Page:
Questions tagged [rna]

RNA, or ribonucleic acid, is a biological macromolecule made of nucleotides used in cells to convey genetic information to protein. RNA also plays a role in catalyzing certain biological reactions as well as carrying genetic material in some viruses.

Filter by
Sorted by
Tagged with
1
vote
0answers
45 views

In what sense is PCR a "nuclear-derived" technique? [closed]

The International Atomic Energy Agency (IAEA) has launched an initiative, ZODIAC, to combat pandemics that originate in animals. In part, this involves the deployment of kits utilising real-time ...
0
votes
4answers
154 views

How do mRNA vaccines work with respect to presentation of the antigen?

As I understand it, mRNA vaccines operate by taking a gene for some distinctive feature of the target virus and arranging for the cells of the vaccine recipient to manufacture the proteins that make ...
0
votes
0answers
46 views

How is RNA content distributed in daughter cells during cell division?

During cell division, DNA becomes equally distributed between the daughter cells. But how is RNA content distributed in the daughter cells?
3
votes
0answers
85 views

Does ribonuclease processing of pre-crRNAs happen co-transcriptionally?

I understand CRISPR-mediated bacterial immunity to occur in the following simplified steps: A CRISPR array is transcribed from promoters in the leader sequence to yield a precursor CRISPR RNA (pre-...
1
vote
1answer
43 views

Where in the cell does this enhancer RNA knockdown take place?

In Pneuli et al 2015, they knock down an enhancer RNA using RNAi, testing whether it is a mere byproduct or whether it has a key role in the enhancer's function. They find their system works: the ...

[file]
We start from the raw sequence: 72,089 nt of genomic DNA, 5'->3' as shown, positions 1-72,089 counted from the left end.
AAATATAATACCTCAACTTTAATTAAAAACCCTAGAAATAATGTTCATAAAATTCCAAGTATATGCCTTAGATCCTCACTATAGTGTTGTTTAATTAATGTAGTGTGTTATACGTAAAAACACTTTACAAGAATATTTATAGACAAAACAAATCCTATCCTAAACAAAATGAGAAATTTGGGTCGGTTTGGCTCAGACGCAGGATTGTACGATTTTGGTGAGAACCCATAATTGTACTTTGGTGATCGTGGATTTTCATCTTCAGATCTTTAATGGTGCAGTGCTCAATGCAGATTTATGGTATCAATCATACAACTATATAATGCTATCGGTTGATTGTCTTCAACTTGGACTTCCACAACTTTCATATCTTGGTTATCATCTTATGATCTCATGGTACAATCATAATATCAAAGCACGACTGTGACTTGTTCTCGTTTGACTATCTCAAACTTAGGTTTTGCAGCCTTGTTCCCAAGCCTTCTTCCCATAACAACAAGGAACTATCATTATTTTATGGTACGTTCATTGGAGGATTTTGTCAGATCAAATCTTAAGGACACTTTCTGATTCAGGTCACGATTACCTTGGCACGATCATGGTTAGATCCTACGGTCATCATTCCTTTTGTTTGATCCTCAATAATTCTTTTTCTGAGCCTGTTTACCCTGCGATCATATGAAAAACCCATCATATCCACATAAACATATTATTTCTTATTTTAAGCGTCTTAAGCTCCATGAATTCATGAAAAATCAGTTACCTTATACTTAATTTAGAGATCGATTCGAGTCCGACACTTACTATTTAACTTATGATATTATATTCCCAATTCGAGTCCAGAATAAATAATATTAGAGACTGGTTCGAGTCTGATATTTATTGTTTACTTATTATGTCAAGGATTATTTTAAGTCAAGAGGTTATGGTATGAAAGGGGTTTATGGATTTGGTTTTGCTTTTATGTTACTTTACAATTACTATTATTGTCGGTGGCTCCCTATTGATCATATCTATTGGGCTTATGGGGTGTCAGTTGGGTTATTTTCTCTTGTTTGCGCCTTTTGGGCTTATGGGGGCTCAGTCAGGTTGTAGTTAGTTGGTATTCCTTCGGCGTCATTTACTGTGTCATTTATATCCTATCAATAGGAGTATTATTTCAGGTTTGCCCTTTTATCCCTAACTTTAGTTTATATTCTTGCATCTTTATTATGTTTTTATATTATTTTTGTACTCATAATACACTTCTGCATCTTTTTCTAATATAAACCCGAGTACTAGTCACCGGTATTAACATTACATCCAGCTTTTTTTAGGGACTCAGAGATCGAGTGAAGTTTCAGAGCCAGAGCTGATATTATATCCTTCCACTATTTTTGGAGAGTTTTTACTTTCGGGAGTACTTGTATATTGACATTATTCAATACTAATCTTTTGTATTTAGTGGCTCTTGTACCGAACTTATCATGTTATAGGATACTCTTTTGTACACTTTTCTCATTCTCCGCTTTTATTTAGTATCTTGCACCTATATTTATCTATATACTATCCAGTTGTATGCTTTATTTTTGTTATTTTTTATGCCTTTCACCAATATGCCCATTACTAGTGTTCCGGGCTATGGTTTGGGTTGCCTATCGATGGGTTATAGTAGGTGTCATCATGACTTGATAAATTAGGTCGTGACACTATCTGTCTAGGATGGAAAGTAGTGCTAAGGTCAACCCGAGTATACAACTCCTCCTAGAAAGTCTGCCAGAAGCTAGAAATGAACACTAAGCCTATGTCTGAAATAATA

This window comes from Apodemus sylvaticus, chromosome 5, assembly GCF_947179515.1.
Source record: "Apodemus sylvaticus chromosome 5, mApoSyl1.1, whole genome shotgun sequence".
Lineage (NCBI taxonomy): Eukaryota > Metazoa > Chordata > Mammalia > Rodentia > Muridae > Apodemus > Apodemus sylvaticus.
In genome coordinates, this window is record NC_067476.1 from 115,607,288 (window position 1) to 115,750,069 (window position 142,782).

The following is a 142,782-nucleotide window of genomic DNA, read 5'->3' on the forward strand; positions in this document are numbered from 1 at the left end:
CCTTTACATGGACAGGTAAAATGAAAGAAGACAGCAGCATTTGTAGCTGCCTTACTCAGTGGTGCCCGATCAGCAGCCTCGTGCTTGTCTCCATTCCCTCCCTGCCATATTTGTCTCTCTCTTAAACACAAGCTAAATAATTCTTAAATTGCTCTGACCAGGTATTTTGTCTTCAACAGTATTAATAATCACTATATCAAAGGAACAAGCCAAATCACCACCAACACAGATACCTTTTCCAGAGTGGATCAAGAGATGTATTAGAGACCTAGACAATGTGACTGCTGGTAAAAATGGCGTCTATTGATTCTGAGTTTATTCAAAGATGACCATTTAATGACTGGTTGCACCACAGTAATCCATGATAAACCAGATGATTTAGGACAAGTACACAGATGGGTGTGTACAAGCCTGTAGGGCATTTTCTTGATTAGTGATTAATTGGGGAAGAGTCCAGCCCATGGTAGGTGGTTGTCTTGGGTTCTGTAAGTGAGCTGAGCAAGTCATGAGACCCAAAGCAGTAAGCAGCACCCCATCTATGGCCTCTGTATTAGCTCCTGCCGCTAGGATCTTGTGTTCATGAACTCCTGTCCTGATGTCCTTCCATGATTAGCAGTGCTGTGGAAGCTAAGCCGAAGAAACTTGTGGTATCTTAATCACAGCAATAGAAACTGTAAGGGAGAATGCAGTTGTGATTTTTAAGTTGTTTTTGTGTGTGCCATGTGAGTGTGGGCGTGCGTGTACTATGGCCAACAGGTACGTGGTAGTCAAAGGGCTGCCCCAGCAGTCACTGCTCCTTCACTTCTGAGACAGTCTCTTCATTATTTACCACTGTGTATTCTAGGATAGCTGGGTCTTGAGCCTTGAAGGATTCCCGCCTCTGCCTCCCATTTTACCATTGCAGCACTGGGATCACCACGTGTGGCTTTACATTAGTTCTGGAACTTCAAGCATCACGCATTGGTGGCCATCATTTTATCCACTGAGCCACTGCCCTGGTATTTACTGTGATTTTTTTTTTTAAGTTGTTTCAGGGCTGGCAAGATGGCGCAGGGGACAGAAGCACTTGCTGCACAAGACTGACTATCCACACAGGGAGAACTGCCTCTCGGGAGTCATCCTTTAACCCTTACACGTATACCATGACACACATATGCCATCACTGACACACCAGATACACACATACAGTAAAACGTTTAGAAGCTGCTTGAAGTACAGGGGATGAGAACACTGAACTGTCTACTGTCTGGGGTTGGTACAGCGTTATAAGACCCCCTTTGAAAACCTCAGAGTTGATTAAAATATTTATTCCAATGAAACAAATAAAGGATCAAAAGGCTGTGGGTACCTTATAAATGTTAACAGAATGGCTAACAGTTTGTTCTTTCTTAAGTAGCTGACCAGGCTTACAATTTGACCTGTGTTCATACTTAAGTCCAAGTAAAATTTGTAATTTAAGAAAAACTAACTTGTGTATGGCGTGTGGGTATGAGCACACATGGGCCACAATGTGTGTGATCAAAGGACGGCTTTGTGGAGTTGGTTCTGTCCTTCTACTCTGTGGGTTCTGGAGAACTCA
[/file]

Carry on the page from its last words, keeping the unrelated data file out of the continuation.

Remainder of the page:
0
votes
1answer
73 views

Can Covid's RNA be nullified by an opposite RNA strand?

Firstly, I have scant knowledge of biology, epidemiology, virology, and related fields. If my question seems nonsensical or bewildering, I beg your pardon. I'm not sure how to phrase this, but I'll ...
1
vote
1answer
39 views

What determines the nucleotides incorporated into RNA by polynucleotide phosphorylase?

Polynucleotide phosphorylase, in addition to its role as an exonuclease, is also involved in the post-transcriptional addition of nucleotides to RNA in a template-independent manner: “Polynucleotide ...
2
votes
1answer
49 views

Does Remdesivir cause bone marrow suppression?

According to Wikipedia, Remdesivir is a prodrug of GS-441524 which is a nucleoside analog. I know that nucleotides are the building blocks of both DNA and RNA, meaning nucleotide analogues that ...
0
votes
1answer
31 views

What is the purpose of an siRNA screen in drug discovery?

In the paper "A genome-wide siRNA screen identifies a druggable host pathway essential for the Ebola virus life cycle" by Martin et al. the authors try to disrupt the Ebola life-cycle by ...
5
votes
1answer
76 views

Were nicotinic acid/amide or flavin nucleotides ever part of primary RNA sequence?

NADH and FADH2 redox reactions are built deep into our biochemistry. For example, pyridine nucleotides are involved in >500 enzymatic reactions. When we look at the structure of deamido-NAD+, it ...
4
votes
1answer
111 views

Introns and miRNA

From this paper, it is stated that some introns may contain genes coding for miRNA, miRNA is essential in regulating gene expression by pairing with RNA, hence disrupting regular translation. From ...
7
votes
1answer
154 views

Why can't certain nucleoside analogs be used to label bacterial RNA?

A 2020 publication in Nucleic Acids Research 1 includes the following passage: A variety of nucleoside analogs have been developed for metabolic RNA labeling in various eukaryotic cells (9–16). Among ...